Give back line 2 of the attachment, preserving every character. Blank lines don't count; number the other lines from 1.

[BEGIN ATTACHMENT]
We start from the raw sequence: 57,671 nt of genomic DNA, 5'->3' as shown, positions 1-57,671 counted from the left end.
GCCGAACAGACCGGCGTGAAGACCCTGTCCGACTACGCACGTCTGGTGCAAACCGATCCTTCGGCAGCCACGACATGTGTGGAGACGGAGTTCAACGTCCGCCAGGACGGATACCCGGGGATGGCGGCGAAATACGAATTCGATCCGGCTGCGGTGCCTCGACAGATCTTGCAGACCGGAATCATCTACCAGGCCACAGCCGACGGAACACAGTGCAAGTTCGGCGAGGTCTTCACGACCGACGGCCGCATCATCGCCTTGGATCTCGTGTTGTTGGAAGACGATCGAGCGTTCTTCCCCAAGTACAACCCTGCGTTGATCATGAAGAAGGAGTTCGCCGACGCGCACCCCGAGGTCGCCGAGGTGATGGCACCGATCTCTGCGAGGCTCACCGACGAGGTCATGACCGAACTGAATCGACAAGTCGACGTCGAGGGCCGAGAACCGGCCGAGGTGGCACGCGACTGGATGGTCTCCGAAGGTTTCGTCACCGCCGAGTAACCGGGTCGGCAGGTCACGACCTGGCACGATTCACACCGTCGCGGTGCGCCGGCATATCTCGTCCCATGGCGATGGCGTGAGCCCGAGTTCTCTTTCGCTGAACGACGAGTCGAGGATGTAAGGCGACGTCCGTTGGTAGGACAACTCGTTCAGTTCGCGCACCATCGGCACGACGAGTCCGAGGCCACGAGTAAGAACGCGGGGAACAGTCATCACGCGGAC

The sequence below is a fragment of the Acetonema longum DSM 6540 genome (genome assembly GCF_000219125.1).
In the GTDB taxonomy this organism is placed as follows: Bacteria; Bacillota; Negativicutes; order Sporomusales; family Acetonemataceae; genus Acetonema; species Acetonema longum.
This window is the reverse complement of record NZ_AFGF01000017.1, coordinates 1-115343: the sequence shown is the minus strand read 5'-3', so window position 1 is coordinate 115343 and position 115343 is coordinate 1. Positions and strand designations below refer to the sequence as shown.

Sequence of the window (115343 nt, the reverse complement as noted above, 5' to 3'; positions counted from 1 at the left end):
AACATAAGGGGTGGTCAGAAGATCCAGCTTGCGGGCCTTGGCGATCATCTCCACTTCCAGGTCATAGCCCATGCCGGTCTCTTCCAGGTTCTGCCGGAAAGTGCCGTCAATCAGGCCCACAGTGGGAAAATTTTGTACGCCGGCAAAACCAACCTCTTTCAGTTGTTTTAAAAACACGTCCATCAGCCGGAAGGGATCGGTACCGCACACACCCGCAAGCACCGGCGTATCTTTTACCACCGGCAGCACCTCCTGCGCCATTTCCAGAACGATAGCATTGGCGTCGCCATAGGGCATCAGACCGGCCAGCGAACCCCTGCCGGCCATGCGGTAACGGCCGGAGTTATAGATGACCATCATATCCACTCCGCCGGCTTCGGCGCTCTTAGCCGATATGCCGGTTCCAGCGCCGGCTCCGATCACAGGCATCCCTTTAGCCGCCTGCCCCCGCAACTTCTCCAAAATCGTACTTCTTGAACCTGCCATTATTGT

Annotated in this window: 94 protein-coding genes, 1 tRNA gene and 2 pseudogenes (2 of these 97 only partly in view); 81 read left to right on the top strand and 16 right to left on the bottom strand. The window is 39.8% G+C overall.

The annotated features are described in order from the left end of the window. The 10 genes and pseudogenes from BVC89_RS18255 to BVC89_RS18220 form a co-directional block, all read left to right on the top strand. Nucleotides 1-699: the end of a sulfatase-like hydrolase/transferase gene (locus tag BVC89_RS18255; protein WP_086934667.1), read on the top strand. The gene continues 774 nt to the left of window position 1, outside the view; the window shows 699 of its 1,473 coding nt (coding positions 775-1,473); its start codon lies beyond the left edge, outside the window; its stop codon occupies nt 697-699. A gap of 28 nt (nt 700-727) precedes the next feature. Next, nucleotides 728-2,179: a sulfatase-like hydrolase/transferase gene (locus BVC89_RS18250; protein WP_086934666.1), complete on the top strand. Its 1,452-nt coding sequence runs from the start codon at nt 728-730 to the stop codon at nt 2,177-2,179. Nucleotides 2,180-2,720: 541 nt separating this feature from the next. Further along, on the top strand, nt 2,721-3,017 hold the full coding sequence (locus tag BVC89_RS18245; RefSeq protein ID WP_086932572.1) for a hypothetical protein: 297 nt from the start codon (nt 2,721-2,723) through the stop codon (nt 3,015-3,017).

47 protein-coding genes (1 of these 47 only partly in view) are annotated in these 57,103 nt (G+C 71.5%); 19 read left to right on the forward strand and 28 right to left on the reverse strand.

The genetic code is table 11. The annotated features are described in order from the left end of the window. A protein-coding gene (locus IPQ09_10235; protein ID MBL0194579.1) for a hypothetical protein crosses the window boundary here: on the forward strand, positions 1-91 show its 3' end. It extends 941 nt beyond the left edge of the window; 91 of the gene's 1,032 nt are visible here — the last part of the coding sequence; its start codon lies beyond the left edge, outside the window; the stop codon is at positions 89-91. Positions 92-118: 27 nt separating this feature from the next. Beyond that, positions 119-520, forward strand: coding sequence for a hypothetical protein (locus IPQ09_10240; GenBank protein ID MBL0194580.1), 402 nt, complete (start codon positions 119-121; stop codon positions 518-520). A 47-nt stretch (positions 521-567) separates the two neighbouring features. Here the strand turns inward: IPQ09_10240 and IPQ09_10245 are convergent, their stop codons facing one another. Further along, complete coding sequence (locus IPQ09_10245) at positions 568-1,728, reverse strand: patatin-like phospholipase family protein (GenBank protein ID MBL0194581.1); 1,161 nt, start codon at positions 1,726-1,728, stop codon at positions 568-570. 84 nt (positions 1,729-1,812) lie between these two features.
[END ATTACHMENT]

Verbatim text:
GCCGAACAGACCGGCGTGAAGACCCTGTCCGACTACGCACGTCTGGTGCAAACCGATCCTTCGGCAGCCACGACATGTGTGGAGACGGAGTTCAACGTCCGCCAGGACGGATACCCGGGGATGGCGGCGAAATACGAATTCGATCCGGCTGCGGTGCCTCGACAGATCTTGCAGACCGGAATCATCTACCAGGCCACAGCCGACGGAACACAGTGCAAGTTCGGCGAGGTCTTCACGACCGACGGCCGCATCATCGCCTTGGATCTCGTGTTGTTGGAAGACGATCGAGCGTTCTTCCCCAAGTACAACCCTGCGTTGATCATGAAGAAGGAGTTCGCCGACGCGCACCCCGAGGTCGCCGAGGTGATGGCACCGATCTCTGCGAGGCTCACCGACGAGGTCATGACCGAACTGAATCGACAAGTCGACGTCGAGGGCCGAGAACCGGCCGAGGTGGCACGCGACTGGATGGTCTCCGAAGGTTTCGTCACCGCCGAGTAACCGGGTCGGCAGGTCACGACCTGGCACGATTCACACCGTCGCGGTGCGCCGGCATATCTCGTCCCATGGCGATGGCGTGAGCCCGAGTTCTCTTTCGCTGAACGACGAGTCGAGGATGTAAGGCGACGTCCGTTGGTAGGACAACTCGTTCAGTTCGCGCACCATCGGCACGACGAGTCCGAGGCCACGAGTAAGAACGCGGGGAACAGTCATCACGCGGAC